extra careful to line them up evenly. I prefer building waterline, so this is not an issue for me. Like the upper hull, there is some excess resin along the lip of the lower
hull that will need to be removed before mating the two parts and most likely a bit of filler will be needed to hide any seam.
Three resin casting wafers contain various decks, housings, structures and platforms. The first wafer has the aft upper deck extension, with proper planking, the
bridge deck, aft deck platform and the foremast fighting top. The second wafer has the housings which are the bases for the funnels, the bridge, a pair of
skylights and three small housings. The last wafer has the tops of the funnel base housings, the catwalk the goes around the funnels connecting the forward and
aft platform decks, the admiral’s walk, citadel roof platforms, upper mast platforms and roofs for skylights found on the second wafer. The details are very good
on these parts, with the housings having doors and windows.

The next largest parts are the three prominent funnels, which are well detailed with deep openings and good cap aprons. The two 10-inch twin turrets are also well-
done with their oblong shape and gun commander and aiming cupolas on the top. A total of 14 boats of 6 different types are provided. Among the 14 is a pair of
small torpedo boats, each with a separate small casting runner of parts with a single torpedo tube, funnel, searchlight and base and small guns. There are additional
parts in photo-etch for these. These torpedo boats are mini-kits themselves. The steam launches have a small boiler and funnel part cast separately next the hull on
the runner. The other boats have details such as planking, thwarts and rudders.
The smaller resin parts come on several casting runners and include the citadel/armored conning tower, forward side bulwarks, 10-inch gun barrels for the turrets,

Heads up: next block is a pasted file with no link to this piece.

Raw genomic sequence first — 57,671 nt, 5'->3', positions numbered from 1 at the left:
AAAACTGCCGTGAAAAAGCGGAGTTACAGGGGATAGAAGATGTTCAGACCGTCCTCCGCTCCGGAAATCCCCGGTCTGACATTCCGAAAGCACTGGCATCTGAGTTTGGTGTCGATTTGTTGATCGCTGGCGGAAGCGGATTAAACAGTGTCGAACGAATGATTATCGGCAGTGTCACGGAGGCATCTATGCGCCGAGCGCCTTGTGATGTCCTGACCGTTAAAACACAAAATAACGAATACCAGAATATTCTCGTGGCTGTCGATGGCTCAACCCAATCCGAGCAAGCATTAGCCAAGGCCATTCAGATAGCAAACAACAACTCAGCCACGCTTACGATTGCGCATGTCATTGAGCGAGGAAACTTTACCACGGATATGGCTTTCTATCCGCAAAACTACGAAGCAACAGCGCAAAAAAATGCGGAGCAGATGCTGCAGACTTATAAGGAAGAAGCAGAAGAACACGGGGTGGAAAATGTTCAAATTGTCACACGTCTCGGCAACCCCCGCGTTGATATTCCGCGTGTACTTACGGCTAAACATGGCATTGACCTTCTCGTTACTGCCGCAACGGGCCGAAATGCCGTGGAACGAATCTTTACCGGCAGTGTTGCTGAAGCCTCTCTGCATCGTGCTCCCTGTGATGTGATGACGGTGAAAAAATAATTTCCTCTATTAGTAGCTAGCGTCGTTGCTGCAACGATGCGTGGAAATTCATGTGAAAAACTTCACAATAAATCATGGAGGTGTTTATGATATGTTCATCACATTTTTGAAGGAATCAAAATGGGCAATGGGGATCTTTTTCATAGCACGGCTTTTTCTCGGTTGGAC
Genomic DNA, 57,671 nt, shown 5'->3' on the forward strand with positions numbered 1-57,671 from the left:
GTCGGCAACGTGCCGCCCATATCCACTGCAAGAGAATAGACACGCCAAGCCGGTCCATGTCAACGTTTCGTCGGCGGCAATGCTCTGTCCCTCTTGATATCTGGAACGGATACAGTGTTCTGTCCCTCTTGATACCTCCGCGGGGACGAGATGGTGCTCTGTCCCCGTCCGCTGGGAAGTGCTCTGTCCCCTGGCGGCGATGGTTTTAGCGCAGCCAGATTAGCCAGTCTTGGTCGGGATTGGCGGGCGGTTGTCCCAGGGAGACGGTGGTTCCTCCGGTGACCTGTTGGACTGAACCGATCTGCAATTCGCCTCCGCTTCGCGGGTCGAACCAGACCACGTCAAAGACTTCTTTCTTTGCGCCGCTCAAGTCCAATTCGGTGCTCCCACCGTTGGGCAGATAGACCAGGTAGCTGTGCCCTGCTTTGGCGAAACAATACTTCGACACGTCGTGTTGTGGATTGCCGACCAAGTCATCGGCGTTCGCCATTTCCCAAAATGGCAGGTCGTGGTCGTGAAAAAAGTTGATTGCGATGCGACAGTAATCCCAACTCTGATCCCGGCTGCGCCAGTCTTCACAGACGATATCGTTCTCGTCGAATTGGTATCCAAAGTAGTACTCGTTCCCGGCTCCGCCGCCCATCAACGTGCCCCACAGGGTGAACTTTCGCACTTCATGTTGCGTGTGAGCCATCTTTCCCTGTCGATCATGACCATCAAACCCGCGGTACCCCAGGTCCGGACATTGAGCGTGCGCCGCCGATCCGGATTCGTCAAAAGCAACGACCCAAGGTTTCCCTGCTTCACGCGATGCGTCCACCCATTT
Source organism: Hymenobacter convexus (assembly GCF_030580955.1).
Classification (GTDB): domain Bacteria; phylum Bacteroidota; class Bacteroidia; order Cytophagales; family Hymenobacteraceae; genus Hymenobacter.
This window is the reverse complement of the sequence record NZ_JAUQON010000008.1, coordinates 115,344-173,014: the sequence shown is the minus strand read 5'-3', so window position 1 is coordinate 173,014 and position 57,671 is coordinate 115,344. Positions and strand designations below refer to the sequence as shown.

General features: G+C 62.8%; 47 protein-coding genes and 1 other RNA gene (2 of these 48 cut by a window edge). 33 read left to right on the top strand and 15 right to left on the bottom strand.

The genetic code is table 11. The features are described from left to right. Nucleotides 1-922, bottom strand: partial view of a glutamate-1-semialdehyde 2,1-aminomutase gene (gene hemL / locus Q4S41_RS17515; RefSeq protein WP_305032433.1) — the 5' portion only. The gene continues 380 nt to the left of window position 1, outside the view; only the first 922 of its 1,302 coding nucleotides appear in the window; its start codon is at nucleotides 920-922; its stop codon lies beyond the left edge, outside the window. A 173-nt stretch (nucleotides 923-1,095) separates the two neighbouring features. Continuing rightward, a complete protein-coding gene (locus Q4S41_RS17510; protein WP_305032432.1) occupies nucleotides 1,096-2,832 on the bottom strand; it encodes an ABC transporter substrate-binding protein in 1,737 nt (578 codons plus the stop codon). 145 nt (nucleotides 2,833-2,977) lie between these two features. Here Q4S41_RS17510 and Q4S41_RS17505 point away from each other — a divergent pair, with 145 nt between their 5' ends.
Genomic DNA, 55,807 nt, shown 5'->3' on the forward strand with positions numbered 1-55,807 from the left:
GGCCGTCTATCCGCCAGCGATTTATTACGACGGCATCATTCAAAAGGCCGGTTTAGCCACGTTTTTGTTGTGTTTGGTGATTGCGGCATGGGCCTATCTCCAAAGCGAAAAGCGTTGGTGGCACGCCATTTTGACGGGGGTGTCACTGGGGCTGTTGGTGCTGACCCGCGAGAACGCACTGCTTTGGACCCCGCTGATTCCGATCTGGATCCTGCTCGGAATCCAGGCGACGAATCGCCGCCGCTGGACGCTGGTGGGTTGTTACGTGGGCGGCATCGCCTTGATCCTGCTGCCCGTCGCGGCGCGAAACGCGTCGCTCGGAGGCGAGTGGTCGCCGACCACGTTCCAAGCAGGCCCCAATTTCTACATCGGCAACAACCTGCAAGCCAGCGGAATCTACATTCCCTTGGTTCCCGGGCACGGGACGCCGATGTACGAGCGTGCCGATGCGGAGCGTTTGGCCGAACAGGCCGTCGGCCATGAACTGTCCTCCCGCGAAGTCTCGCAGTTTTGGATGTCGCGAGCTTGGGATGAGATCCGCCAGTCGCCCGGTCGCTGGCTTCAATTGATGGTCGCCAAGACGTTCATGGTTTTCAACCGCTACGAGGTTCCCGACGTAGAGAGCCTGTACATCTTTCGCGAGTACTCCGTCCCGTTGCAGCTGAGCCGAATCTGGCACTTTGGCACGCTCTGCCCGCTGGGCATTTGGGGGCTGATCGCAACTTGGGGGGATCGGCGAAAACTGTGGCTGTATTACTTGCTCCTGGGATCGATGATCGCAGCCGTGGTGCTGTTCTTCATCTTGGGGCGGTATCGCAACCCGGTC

6-inch gun barrels for the hull casemates, 75mm gun mounts, 47mm gun barrels and mounts and 37mm gun barrels and mounts. Other parts include certain
sections of the masts, propellers, rudder, propeller shaft fairings and struts, searchlights and their mounts, cowl vents, galley vent, anchors, anchor windlass parts,
capstans, boat davits, boat cradles, storage lockers and small deck structures, a pair of mooring bitts and sundry deck and bridge fittings. The parts are generally
very well cast, need little, if any, clean-up and must be carefully removed from the casting runners. As you can seem in the photos, a very small number of the
more fragile parts broke during shipping.

Combrig provides a large photo-etch brass fret with ship specific parts that is produced by North Star Models. Now in a way this is a step back as other recent
releases included a complete set of railings with the photo-etch. This photo-etch is more like those found in
Combrig’s earlier kits. To be fair, some railing is
included: for the admiral’s walk, the pair of torpedo boats and two searchlight platforms. However, the modeler will have to use after-market photo-etch railing for
the rest of the model. The fret does provide inclined ladders and additional parts and details for the torpedo boats. The brass also has shields for the 75mm and
47mm guns, small platforms, pilothouse front , boat cradles, Imperial eagle crests, skylight details, anchor chain, various platform support in different sizes, hand
wheels and other small detail parts. The brass has some relief etching which is good and there are part numbers etched into the fret that are referenced in the
assembly instructions. The photo-etch comes sandwiched in clear plastic film to protect the parts.
The instructions come on nine pages and unfortunately are again a step back in some ways but are improved in a couple of spots. More or less they are in the
Combrig format. The first page has plan and profile drawings which provide a basic rigging diagram and statistics in English. Page two has the standard
resin parts layout with and image of photo-etch fret. The subsequent pages have the assembly diagrams with some pages having smaller insets which focus on
certain sub-assemblies that are identified for reference in the larger assembly images. One inset provides the metric dimensions for cutting the certain mast
sections, the yardarms, funnel steam pipes, boat booms and some davits. Photo-etch part numbers are referenced throughout, which is an improvement, as is
showing the completed underside of some subassemblies which have complex support parts. What is missing is an illustration of the fully assembled model
including the placement of the different types of boats. The flipside to the last page of the instructions is blank, so there was a readily available spot for this
Overall, Oslyabya is a good release from Combrig. In one way, Combrig took a step forward with improved planking and more detail in some assembly guide
illustrations but at the same time they took a step back by omitting ship railings and a helpful illustration from the assembly instructions. Still this is a welcome
addition to modeling a 1:350 scale Imperial Russian Navy fleet. You can purchase this kit from
Free Time/Pacific Front Hobbies, which is the sole source for
Combrig kits in the United States.
Felix Bustelo